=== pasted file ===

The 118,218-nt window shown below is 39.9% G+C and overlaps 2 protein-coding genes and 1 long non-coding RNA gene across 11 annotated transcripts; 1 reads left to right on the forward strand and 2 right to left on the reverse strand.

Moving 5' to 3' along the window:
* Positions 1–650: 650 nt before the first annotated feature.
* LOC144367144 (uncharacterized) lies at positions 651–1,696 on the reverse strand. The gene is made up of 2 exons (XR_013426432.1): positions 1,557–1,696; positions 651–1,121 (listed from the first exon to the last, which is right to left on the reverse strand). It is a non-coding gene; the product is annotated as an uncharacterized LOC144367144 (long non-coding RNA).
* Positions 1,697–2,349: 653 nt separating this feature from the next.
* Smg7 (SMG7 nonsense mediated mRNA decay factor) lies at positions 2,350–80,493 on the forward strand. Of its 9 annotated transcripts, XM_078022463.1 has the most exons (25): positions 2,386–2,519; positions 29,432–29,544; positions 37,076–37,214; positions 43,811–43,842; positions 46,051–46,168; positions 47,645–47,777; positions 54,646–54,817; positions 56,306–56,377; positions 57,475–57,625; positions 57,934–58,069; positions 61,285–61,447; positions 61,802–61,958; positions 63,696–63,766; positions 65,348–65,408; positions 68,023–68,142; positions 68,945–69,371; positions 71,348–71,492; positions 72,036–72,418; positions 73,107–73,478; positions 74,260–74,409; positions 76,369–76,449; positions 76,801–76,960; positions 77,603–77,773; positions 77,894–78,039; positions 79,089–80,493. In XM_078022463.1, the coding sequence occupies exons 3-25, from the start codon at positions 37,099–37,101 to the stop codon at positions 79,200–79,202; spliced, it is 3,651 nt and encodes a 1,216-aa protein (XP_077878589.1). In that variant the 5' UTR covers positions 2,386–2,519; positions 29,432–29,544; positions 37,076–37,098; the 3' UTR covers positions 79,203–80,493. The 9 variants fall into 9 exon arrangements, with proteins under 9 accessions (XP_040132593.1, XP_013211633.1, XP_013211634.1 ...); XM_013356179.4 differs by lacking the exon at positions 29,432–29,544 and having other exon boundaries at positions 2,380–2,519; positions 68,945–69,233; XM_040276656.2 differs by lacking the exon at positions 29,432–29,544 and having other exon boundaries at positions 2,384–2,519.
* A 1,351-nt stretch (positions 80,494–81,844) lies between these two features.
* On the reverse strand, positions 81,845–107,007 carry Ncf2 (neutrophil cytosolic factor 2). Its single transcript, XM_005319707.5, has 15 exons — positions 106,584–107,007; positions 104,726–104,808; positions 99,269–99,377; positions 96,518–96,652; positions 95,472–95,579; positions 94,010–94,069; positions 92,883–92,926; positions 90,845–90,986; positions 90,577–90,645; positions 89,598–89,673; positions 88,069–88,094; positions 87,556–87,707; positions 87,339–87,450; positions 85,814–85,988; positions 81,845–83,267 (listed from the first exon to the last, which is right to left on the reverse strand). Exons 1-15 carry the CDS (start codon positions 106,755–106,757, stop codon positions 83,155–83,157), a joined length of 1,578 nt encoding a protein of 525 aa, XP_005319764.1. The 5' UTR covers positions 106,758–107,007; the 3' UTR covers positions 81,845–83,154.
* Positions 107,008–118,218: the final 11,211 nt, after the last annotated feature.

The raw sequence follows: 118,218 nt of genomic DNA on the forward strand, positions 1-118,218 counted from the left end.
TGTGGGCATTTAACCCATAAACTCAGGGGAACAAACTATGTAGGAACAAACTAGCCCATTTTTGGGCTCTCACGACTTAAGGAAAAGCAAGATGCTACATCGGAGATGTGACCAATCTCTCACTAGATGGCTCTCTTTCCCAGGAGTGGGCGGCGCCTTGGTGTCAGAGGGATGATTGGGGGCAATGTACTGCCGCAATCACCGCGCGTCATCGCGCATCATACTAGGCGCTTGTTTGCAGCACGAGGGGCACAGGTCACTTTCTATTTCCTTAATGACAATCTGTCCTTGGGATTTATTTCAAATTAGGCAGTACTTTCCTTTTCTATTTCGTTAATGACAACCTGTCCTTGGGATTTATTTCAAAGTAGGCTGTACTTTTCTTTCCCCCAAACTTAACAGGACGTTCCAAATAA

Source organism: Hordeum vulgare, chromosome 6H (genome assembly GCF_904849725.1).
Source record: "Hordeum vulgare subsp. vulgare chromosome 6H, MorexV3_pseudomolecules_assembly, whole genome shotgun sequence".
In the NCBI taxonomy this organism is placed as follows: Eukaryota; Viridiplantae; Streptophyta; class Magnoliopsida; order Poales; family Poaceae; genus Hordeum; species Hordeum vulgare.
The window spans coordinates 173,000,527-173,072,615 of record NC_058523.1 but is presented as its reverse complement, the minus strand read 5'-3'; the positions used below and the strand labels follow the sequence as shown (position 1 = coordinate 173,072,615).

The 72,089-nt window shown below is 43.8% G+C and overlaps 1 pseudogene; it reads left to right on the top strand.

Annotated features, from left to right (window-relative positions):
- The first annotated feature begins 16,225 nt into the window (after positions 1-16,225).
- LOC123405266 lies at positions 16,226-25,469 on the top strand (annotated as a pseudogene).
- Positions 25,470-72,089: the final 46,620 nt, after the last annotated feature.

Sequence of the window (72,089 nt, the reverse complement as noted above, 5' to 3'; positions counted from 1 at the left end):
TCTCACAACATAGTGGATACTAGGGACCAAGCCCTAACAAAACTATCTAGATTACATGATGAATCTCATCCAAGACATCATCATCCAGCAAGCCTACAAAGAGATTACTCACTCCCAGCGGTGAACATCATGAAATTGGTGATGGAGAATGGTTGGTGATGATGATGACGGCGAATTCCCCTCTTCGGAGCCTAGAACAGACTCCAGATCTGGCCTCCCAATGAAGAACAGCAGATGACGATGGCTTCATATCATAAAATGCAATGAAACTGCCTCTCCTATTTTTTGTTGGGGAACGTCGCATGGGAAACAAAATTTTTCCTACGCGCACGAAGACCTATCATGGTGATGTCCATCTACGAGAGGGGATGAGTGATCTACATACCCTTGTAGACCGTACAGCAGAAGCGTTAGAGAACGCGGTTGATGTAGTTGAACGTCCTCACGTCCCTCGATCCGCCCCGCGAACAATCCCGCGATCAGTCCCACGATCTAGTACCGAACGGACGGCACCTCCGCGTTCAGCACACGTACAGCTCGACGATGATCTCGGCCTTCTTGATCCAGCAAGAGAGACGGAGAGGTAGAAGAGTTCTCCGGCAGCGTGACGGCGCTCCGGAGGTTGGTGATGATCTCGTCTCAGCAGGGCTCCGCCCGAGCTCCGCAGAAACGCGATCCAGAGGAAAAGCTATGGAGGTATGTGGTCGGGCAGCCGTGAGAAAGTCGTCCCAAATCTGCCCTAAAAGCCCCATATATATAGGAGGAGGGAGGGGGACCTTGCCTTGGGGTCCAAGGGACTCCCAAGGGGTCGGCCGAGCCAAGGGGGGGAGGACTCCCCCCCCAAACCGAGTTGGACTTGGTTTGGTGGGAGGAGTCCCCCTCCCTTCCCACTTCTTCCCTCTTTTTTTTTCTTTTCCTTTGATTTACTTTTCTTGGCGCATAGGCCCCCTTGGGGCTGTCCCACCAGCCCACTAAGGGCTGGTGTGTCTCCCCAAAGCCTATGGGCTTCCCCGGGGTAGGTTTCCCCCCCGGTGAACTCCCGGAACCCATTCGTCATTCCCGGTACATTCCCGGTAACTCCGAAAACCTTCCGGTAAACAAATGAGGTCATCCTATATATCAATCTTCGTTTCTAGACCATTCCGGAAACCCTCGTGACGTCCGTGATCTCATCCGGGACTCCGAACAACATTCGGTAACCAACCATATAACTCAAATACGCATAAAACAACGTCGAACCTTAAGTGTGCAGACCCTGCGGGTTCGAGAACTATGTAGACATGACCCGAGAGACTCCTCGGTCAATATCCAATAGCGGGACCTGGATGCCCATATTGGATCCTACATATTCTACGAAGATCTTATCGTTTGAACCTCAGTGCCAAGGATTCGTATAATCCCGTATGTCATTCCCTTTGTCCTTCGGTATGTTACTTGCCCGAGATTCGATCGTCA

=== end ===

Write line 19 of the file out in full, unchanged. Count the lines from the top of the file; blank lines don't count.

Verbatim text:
- LOC123405266 lies at positions 16,226-25,469 on the top strand (annotated as a pseudogene).